The Changing Retail Landscape: Average Sales Per Stores
The retail landscape has evolved over the last ten years and continues to shift as more brick and mortar stores shutter their doors amid a growing e-commerce industry.
This is the final factoid in a series of five factoids detailing the dramatic shifts in the furniture industry’s distribution channels, taking place in both sales and in-store counts. The U.S. became over-stored in many channels during the 1990’s and early 2000’s as developers kept building shopping centers and companies continued opening retail outlets.
The Great Recession was the initial economic event to impact the retail landscape, especially for furniture and home furnishings stores as the housing and mortgage crisis escalated. Then with the influx of internet companies like Amazon and Wayfair, consumers altered spending habits and priorities.
During the recovery period from 2012 forward, all furniture and home furnishings distribution channels grew in sales, despite store closings, with the exception of electronics and appliance stores and department stores.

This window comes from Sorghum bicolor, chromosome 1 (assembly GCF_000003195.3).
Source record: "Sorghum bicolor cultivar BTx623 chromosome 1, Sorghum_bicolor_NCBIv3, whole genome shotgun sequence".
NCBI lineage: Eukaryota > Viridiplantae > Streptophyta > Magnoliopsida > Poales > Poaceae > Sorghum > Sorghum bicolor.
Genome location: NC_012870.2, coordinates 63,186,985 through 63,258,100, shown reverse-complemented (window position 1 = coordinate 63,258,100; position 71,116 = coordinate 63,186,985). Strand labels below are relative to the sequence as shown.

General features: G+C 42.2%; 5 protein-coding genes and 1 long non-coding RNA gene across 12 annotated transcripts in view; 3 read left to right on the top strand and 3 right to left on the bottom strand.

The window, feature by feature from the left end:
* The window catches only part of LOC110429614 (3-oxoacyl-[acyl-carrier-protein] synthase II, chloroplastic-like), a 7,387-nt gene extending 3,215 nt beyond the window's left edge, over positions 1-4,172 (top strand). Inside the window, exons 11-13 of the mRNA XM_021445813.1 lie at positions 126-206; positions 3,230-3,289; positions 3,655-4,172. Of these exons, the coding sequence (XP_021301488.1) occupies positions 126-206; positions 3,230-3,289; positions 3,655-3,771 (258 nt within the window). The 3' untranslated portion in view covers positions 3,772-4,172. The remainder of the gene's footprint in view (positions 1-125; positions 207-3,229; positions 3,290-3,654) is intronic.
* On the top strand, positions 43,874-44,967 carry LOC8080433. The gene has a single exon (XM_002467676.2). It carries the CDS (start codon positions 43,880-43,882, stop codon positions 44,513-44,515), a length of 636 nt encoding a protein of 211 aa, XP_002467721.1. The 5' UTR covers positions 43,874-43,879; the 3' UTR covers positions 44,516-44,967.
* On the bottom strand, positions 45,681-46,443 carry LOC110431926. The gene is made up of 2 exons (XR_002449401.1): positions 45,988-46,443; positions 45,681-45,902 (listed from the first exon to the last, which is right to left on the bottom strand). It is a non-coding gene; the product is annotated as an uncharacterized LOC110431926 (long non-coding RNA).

The net effect, especially for furniture, is that even though industry sales slowed and stores shuttered, the ones left standing had higher sales and continued to increase their sales per store. The average annual sales per store for furniture stores climbed steadily from $1.9 million in 2009 to $2.9 million in 2018 YTD – jumping 52.6 percent. Home centers have also benefitted from the net effect, increasing their sales per store by 73.7 percent during the same time period, mostly likely as smaller stores have closed.
Source: U.S. Census Bureau, Survey of Retail Trade